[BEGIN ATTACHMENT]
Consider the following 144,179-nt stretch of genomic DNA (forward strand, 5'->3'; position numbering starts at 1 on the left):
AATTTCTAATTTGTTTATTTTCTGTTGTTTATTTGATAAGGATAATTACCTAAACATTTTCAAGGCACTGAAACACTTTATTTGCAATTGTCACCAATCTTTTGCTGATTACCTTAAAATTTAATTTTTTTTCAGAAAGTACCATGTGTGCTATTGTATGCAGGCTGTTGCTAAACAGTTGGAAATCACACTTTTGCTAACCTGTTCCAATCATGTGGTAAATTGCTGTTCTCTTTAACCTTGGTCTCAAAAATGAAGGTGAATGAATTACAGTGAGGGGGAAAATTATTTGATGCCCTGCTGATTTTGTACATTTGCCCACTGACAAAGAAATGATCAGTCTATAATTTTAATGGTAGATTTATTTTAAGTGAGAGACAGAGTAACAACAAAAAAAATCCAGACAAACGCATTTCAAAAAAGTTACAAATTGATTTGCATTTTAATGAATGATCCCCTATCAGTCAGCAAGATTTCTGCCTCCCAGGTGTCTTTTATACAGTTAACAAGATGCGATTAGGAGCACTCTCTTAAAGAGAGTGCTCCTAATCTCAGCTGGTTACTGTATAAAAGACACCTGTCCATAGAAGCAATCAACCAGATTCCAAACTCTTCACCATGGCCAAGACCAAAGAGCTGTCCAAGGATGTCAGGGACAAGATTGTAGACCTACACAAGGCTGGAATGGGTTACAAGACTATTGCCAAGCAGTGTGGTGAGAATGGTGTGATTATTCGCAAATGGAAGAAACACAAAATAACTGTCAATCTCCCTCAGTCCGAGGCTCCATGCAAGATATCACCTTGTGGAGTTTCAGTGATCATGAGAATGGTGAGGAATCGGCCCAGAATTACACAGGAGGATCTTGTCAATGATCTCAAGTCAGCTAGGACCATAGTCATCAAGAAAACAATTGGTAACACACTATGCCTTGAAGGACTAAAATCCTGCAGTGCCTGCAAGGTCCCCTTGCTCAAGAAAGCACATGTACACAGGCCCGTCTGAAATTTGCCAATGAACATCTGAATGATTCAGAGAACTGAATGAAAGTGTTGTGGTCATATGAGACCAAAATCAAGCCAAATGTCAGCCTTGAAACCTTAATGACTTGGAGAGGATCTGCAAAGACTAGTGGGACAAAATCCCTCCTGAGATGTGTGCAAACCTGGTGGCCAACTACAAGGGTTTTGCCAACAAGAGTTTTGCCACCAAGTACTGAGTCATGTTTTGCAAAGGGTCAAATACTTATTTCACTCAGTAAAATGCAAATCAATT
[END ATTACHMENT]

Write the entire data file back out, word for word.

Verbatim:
Consider the following 144,179-nt stretch of genomic DNA (forward strand, 5'->3'; position numbering starts at 1 on the left):
AATTTCTAATTTGTTTATTTTCTGTTGTTTATTTGATAAGGATAATTACCTAAACATTTTCAAGGCACTGAAACACTTTATTTGCAATTGTCACCAATCTTTTGCTGATTACCTTAAAATTTAATTTTTTTTCAGAAAGTACCATGTGTGCTATTGTATGCAGGCTGTTGCTAAACAGTTGGAAATCACACTTTTGCTAACCTGTTCCAATCATGTGGTAAATTGCTGTTCTCTTTAACCTTGGTCTCAAAAATGAAGGTGAATGAATTACAGTGAGGGGGAAAATTATTTGATGCCCTGCTGATTTTGTACATTTGCCCACTGACAAAGAAATGATCAGTCTATAATTTTAATGGTAGATTTATTTTAAGTGAGAGACAGAGTAACAACAAAAAAAATCCAGACAAACGCATTTCAAAAAAGTTACAAATTGATTTGCATTTTAATGAATGATCCCCTATCAGTCAGCAAGATTTCTGCCTCCCAGGTGTCTTTTATACAGTTAACAAGATGCGATTAGGAGCACTCTCTTAAAGAGAGTGCTCCTAATCTCAGCTGGTTACTGTATAAAAGACACCTGTCCATAGAAGCAATCAACCAGATTCCAAACTCTTCACCATGGCCAAGACCAAAGAGCTGTCCAAGGATGTCAGGGACAAGATTGTAGACCTACACAAGGCTGGAATGGGTTACAAGACTATTGCCAAGCAGTGTGGTGAGAATGGTGTGATTATTCGCAAATGGAAGAAACACAAAATAACTGTCAATCTCCCTCAGTCCGAGGCTCCATGCAAGATATCACCTTGTGGAGTTTCAGTGATCATGAGAATGGTGAGGAATCGGCCCAGAATTACACAGGAGGATCTTGTCAATGATCTCAAGTCAGCTAGGACCATAGTCATCAAGAAAACAATTGGTAACACACTATGCCTTGAAGGACTAAAATCCTGCAGTGCCTGCAAGGTCCCCTTGCTCAAGAAAGCACATGTACACAGGCCCGTCTGAAATTTGCCAATGAACATCTGAATGATTCAGAGAACTGAATGAAAGTGTTGTGGTCATATGAGACCAAAATCAAGCCAAATGTCAGCCTTGAAACCTTAATGACTTGGAGAGGATCTGCAAAGACTAGTGGGACAAAATCCCTCCTGAGATGTGTGCAAACCTGGTGGCCAACTACAAGGGTTTTGCCAACAAGAGTTTTGCCACCAAGTACTGAGTCATGTTTTGCAAAGGGTCAAATACTTATTTCACTCAGTAAAATGCAAATCAATT